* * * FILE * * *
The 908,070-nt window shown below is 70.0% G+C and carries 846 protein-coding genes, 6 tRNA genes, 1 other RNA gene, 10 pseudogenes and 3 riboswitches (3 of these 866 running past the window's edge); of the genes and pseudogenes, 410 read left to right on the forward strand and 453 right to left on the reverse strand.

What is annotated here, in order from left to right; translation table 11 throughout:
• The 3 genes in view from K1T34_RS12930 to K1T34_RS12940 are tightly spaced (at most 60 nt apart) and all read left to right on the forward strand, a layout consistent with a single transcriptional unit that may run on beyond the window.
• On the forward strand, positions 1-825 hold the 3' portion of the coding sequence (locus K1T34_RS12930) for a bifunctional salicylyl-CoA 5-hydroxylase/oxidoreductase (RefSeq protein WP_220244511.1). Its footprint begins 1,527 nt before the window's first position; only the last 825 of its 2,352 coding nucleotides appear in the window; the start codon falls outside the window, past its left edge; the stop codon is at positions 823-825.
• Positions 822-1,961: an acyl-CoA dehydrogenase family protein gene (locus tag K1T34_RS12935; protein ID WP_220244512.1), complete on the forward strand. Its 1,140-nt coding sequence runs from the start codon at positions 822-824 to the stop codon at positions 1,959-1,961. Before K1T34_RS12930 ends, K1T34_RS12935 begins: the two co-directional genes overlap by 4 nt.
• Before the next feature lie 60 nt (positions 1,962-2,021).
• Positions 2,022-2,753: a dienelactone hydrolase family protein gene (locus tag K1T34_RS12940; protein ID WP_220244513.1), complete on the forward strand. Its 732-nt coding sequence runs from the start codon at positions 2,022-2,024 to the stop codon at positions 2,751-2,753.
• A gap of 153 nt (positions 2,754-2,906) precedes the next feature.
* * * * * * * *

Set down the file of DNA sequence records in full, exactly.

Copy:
The 908,070-nt window shown below is 70.0% G+C and carries 846 protein-coding genes, 6 tRNA genes, 1 other RNA gene, 10 pseudogenes and 3 riboswitches (3 of these 866 running past the window's edge); of the genes and pseudogenes, 410 read left to right on the forward strand and 453 right to left on the reverse strand.

What is annotated here, in order from left to right; translation table 11 throughout:
• The 3 genes in view from K1T34_RS12930 to K1T34_RS12940 are tightly spaced (at most 60 nt apart) and all read left to right on the forward strand, a layout consistent with a single transcriptional unit that may run on beyond the window.
• On the forward strand, positions 1-825 hold the 3' portion of the coding sequence (locus K1T34_RS12930) for a bifunctional salicylyl-CoA 5-hydroxylase/oxidoreductase (RefSeq protein WP_220244511.1). Its footprint begins 1,527 nt before the window's first position; only the last 825 of its 2,352 coding nucleotides appear in the window; the start codon falls outside the window, past its left edge; the stop codon is at positions 823-825.
• Positions 822-1,961: an acyl-CoA dehydrogenase family protein gene (locus tag K1T34_RS12935; protein ID WP_220244512.1), complete on the forward strand. Its 1,140-nt coding sequence runs from the start codon at positions 822-824 to the stop codon at positions 1,959-1,961. Before K1T34_RS12930 ends, K1T34_RS12935 begins: the two co-directional genes overlap by 4 nt.
• Before the next feature lie 60 nt (positions 1,962-2,021).
• Positions 2,022-2,753: a dienelactone hydrolase family protein gene (locus tag K1T34_RS12940; protein ID WP_220244513.1), complete on the forward strand. Its 732-nt coding sequence runs from the start codon at positions 2,022-2,024 to the stop codon at positions 2,751-2,753.
• A gap of 153 nt (positions 2,754-2,906) precedes the next feature.